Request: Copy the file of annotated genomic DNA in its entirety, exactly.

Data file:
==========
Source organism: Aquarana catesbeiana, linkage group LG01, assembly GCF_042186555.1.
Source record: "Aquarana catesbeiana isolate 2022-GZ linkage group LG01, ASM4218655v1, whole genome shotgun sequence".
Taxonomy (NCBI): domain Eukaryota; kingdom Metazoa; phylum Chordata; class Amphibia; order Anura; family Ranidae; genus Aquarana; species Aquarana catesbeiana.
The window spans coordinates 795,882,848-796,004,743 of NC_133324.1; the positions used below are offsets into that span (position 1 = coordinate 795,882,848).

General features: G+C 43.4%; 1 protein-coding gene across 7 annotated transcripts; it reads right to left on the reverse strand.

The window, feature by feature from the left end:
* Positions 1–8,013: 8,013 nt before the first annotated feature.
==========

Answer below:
Source organism: Aquarana catesbeiana, linkage group LG01, assembly GCF_042186555.1.
Source record: "Aquarana catesbeiana isolate 2022-GZ linkage group LG01, ASM4218655v1, whole genome shotgun sequence".
Taxonomy (NCBI): domain Eukaryota; kingdom Metazoa; phylum Chordata; class Amphibia; order Anura; family Ranidae; genus Aquarana; species Aquarana catesbeiana.
The window spans coordinates 795,882,848-796,004,743 of NC_133324.1; the positions used below are offsets into that span (position 1 = coordinate 795,882,848).

General features: G+C 43.4%; 1 protein-coding gene across 7 annotated transcripts; it reads right to left on the reverse strand.

The window, feature by feature from the left end:
* Positions 1–8,013: 8,013 nt before the first annotated feature.